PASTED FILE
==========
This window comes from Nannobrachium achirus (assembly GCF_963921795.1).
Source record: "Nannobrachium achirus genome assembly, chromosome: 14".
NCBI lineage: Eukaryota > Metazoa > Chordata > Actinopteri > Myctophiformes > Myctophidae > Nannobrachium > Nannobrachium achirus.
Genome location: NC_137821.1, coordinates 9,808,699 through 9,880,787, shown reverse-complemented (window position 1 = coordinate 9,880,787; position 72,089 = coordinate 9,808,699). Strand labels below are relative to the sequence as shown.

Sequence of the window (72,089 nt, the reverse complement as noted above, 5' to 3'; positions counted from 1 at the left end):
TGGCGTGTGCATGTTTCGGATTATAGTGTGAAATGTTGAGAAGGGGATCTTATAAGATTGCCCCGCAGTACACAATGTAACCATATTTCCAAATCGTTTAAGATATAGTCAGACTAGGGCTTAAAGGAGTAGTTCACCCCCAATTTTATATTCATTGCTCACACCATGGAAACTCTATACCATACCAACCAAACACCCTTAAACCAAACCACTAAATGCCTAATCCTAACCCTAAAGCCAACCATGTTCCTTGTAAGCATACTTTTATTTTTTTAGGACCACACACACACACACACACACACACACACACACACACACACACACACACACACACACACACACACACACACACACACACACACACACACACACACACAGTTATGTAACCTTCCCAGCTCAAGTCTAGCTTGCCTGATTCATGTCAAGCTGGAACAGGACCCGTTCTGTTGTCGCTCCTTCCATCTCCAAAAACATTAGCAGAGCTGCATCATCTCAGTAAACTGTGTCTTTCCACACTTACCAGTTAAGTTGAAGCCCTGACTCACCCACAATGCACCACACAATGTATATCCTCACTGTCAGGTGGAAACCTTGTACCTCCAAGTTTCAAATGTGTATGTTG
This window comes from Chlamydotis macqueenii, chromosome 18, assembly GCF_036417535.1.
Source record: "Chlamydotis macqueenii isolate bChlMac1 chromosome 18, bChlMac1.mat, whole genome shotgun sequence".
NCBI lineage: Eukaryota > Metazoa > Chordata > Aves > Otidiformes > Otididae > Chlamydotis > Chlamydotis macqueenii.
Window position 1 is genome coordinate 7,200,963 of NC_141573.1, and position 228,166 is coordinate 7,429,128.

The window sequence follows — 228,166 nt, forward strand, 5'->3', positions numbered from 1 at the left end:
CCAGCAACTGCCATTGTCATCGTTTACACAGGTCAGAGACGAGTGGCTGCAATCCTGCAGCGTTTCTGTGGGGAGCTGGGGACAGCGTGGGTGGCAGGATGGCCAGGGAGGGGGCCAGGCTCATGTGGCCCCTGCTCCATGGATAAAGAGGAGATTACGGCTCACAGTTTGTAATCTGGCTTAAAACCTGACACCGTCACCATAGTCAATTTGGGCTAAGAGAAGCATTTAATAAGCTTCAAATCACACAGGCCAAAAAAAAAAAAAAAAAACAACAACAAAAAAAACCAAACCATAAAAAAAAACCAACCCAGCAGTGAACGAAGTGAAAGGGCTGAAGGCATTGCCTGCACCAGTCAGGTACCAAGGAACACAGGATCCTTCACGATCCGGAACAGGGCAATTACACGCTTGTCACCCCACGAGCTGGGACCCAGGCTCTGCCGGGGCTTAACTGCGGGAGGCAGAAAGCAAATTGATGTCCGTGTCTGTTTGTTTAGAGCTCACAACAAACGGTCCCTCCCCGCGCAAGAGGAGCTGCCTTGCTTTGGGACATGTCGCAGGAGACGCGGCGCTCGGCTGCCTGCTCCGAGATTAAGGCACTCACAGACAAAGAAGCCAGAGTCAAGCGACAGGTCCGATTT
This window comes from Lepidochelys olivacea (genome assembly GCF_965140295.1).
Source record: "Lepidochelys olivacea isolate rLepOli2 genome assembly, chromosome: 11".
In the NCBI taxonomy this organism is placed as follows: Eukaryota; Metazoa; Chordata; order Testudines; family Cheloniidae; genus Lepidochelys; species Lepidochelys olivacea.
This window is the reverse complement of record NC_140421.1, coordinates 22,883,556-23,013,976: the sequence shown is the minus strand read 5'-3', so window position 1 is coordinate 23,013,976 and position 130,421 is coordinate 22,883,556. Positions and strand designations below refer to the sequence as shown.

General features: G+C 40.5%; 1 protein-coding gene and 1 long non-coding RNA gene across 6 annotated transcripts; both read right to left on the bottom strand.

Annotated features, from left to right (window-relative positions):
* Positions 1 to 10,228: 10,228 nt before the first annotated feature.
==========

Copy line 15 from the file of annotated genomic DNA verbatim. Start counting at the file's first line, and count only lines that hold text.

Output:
In the NCBI taxonomy this organism is placed as follows: Eukaryota; Metazoa; Chordata; order Testudines; family Cheloniidae; genus Lepidochelys; species Lepidochelys olivacea.